Sunday, 7 April 2013

Review: Spring Breakers

Year: 2013
Director: Harmony Korine
Screenplay: Harmony Korine
Starring: Vanessa Hudgens, Selena Gomez, Rachal Corine, Ashley Benson, James Franco

Synopsis is here

It's been a while since I left a cinema screen with pretty much every other viewer hating what they had just seen. I had to laugh as considering the film, it was almost an inevitable. Harmony Korine's arthouse, wannabe B movie didn't leave me so angry. Nor did I leave it feeling the opposite. Spring Breakers' shallow mixture of greasy glam and titillation left me lackadaisically indifferent. I feel this is far worse than some of the exuberant glee I've read or venomous hate I saw, because those feelings would be considered "the point" by the cool kids. Like I've hinted at before in this blog, I was never a cool kid so all you'll get here is shrugs.

From the start it seemed that the poor audience were set up for a fall. The trailers before the film were Scary Movie 5 and The Hangover: Part 3. The T.V spots and trailers give off a glimmering vision of neon, adolescent heaven, where every day is dubstep and boobs. Everything seemed to be trying to attract a certain type of audience expecting a certain type of movie. Korine isn't really interested in the gloss, although it does feature quite heavily. Spring Breakers appears to be more of a skewed, grubby version of The American Dream as seen by a girl group raised on slick surface and MTV.

Despite its gaudy dress up, Korine provides some interesting ideas.Themes of black masculinity and hedonism as religion creep up on you. Meanwhile; the film's imagery highlights the director’s love for the abstract and poetic. Dialogue and visuals are juxtaposed and repeated at different points providing a near cycular effect. These girls are bored of doing drugs and handstands in their dorms but feel that the change of venue provides a new philosophical bent on their snorting and amateur gymnastics. These circles ripple we see not only the small microcosm of the girls but of the violence they experience and the culture they wish to embrace. Spring Break is represented as a never-ending pulsing haven in which the beer never stops flowing and girl on girl action is always round the corner.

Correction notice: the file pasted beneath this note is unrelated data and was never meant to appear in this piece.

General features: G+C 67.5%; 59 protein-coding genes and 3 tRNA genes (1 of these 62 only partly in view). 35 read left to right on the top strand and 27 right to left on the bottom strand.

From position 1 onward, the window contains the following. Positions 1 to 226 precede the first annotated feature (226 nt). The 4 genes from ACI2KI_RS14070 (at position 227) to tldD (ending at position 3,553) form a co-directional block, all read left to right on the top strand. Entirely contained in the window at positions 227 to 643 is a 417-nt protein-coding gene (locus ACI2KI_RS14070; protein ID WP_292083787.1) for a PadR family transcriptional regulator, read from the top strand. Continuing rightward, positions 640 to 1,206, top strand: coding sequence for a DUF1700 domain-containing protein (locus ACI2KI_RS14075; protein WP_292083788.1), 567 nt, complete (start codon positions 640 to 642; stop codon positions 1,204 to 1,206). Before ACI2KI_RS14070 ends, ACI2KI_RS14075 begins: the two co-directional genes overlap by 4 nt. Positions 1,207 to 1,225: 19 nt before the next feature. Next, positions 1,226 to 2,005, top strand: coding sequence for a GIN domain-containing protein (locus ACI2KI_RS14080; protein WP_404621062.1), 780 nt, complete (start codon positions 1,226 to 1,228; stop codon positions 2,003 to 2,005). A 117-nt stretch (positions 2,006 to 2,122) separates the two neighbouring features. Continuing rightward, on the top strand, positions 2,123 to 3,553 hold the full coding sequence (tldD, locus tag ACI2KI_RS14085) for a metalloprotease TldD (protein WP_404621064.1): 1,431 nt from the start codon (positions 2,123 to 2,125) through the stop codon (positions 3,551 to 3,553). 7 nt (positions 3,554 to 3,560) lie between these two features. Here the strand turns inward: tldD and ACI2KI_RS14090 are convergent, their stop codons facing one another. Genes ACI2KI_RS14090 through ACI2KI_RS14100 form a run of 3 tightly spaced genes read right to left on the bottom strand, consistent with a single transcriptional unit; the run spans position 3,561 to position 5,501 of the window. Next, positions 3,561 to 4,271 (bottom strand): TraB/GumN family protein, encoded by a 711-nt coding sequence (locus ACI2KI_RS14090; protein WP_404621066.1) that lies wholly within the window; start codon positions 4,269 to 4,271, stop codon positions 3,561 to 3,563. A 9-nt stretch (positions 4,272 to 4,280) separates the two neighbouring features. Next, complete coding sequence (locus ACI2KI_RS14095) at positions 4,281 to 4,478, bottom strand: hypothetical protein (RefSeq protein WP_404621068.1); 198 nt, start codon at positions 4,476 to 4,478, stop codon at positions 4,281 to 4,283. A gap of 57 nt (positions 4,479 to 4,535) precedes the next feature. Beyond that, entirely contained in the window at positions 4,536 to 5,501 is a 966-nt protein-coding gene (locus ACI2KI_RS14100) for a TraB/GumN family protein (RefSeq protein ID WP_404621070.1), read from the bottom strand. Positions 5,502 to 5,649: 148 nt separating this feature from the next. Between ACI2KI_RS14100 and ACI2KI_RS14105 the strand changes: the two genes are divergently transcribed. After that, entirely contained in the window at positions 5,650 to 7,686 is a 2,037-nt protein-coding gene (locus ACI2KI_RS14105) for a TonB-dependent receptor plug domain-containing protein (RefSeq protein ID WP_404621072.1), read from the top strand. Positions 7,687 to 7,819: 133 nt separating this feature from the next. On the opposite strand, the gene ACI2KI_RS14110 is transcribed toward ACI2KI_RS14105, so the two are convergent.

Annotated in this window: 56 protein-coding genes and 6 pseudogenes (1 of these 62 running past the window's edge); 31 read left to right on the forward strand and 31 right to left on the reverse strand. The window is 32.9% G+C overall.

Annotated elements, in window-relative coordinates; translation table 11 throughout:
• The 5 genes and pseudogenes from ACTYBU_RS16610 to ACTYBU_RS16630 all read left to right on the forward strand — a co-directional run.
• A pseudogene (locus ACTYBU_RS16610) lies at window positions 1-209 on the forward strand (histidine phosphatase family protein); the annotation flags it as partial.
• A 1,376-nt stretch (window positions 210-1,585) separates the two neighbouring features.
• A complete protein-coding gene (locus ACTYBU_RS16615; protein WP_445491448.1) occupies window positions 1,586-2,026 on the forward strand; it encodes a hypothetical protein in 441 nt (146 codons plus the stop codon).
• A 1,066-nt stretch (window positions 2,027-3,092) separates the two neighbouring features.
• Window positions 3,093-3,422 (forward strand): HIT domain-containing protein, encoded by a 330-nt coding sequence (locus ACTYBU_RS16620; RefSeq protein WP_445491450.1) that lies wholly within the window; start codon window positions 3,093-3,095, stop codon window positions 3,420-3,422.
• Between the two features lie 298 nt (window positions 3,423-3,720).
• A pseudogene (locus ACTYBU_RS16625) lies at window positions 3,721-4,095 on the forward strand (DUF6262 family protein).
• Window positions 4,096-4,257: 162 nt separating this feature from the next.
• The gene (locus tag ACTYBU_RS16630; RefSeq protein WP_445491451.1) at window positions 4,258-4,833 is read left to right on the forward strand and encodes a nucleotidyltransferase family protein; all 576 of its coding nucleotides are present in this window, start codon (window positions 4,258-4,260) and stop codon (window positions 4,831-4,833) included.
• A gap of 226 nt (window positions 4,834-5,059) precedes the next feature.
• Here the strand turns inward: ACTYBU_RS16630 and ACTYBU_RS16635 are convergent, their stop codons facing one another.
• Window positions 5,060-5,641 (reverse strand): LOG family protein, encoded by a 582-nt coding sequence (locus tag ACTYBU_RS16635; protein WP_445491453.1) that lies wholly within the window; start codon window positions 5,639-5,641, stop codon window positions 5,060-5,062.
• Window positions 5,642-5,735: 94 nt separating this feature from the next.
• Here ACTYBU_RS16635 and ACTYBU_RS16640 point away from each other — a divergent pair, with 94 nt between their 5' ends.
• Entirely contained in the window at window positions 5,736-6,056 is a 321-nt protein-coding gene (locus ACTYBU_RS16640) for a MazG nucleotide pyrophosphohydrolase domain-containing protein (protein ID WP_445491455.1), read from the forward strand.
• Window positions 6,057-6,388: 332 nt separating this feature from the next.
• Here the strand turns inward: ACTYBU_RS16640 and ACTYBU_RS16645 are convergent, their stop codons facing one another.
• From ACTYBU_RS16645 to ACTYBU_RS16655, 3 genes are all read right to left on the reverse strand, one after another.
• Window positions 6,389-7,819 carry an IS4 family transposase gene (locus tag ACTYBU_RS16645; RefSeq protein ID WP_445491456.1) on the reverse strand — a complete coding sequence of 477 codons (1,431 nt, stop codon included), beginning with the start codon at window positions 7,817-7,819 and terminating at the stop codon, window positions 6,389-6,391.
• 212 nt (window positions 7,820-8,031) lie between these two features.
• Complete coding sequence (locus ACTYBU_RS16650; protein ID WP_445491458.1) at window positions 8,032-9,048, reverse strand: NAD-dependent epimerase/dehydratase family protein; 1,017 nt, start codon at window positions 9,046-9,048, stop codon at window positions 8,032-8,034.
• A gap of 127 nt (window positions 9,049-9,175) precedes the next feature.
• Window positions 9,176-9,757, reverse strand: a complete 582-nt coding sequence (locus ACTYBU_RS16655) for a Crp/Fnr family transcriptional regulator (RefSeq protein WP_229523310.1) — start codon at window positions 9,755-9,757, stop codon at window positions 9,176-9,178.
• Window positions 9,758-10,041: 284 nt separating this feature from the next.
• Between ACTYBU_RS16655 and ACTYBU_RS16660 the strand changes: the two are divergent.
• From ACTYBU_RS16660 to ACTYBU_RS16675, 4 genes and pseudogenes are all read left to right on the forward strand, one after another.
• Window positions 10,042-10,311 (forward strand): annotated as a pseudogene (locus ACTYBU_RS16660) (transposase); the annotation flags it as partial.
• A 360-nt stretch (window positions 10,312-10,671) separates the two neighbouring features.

However, while the Skrillex and Clint Mansell soundtrack (remember the drum and bass in Pi?) do their best to keep the tone and energy up, Spring Breaker becomes fidgety, frustrating and over involved in its own importance. It's clear that Korine is having a massive joke about certain genre conventions and ideas but he doesn't seem bothered in his audience’s engagement. Don't expect much from the cyphers that are considered characters here. Much has been said about Vanessa Hudgens and Selena Gomez departure from their Disney roots, but Korine is more interested that the actors are who they are than placing any effort to make the roles they play stand out for any other reason. James Franco's Alien, strangely reminds me of Heath Ledger's turn in Lord of Dogtown, but unlike Ledger, I felt Franco does fully lose himself in the role. Squint a bit, and he's still James. 

An indulgent and fussy piece which mixes the divine (the girls doing ring around the roses with shotguns is an unbelievable image) with the tedious, Spring Breakers like Korine's earlier Gummo brings an honest and different look to typical proceedings. Unfortunately much like the head bending pieces of the likes of Lynch or even the aggressive manoeuvres Korine's own idol Herzog, the film does little to reach any emotional height. I don't feel that the film is "gash" or "shit", like I heard everyone else exclaim amongst leaving the theatre. The problem is I can't see me watching the film again to see if it's anything else.